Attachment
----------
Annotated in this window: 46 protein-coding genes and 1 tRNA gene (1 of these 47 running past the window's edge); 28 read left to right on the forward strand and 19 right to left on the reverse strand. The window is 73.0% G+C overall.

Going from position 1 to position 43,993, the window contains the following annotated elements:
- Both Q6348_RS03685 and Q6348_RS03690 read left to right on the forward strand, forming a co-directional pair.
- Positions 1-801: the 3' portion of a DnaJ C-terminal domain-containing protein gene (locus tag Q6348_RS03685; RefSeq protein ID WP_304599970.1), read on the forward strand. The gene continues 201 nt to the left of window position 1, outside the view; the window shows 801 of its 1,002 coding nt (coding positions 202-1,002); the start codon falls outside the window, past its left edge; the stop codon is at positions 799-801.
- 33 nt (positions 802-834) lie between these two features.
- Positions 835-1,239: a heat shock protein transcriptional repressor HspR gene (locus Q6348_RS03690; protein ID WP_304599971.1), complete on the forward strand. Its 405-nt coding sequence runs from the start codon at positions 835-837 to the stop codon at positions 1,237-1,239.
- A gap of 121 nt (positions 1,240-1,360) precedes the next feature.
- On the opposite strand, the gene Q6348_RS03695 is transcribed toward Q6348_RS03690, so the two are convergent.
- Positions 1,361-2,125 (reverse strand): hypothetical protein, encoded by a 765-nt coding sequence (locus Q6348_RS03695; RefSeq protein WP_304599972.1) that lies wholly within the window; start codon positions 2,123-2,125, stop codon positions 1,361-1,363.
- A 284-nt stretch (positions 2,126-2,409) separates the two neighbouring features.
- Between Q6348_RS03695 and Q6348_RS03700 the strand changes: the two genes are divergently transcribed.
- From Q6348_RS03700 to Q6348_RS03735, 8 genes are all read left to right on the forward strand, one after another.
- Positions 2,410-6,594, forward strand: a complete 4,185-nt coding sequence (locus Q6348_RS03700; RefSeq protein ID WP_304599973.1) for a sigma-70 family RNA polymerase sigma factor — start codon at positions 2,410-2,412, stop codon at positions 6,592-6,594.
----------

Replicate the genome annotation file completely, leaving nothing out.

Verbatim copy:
Annotated in this window: 46 protein-coding genes and 1 tRNA gene (1 of these 47 running past the window's edge); 28 read left to right on the forward strand and 19 right to left on the reverse strand. The window is 73.0% G+C overall.

Going from position 1 to position 43,993, the window contains the following annotated elements:
- Both Q6348_RS03685 and Q6348_RS03690 read left to right on the forward strand, forming a co-directional pair.
- Positions 1-801: the 3' portion of a DnaJ C-terminal domain-containing protein gene (locus tag Q6348_RS03685; RefSeq protein ID WP_304599970.1), read on the forward strand. The gene continues 201 nt to the left of window position 1, outside the view; the window shows 801 of its 1,002 coding nt (coding positions 202-1,002); the start codon falls outside the window, past its left edge; the stop codon is at positions 799-801.
- 33 nt (positions 802-834) lie between these two features.
- Positions 835-1,239: a heat shock protein transcriptional repressor HspR gene (locus Q6348_RS03690; protein ID WP_304599971.1), complete on the forward strand. Its 405-nt coding sequence runs from the start codon at positions 835-837 to the stop codon at positions 1,237-1,239.
- A gap of 121 nt (positions 1,240-1,360) precedes the next feature.
- On the opposite strand, the gene Q6348_RS03695 is transcribed toward Q6348_RS03690, so the two are convergent.
- Positions 1,361-2,125 (reverse strand): hypothetical protein, encoded by a 765-nt coding sequence (locus Q6348_RS03695; RefSeq protein WP_304599972.1) that lies wholly within the window; start codon positions 2,123-2,125, stop codon positions 1,361-1,363.
- A 284-nt stretch (positions 2,126-2,409) separates the two neighbouring features.
- Between Q6348_RS03695 and Q6348_RS03700 the strand changes: the two genes are divergently transcribed.
- From Q6348_RS03700 to Q6348_RS03735, 8 genes are all read left to right on the forward strand, one after another.
- Positions 2,410-6,594, forward strand: a complete 4,185-nt coding sequence (locus Q6348_RS03700; RefSeq protein ID WP_304599973.1) for a sigma-70 family RNA polymerase sigma factor — start codon at positions 2,410-2,412, stop codon at positions 6,592-6,594.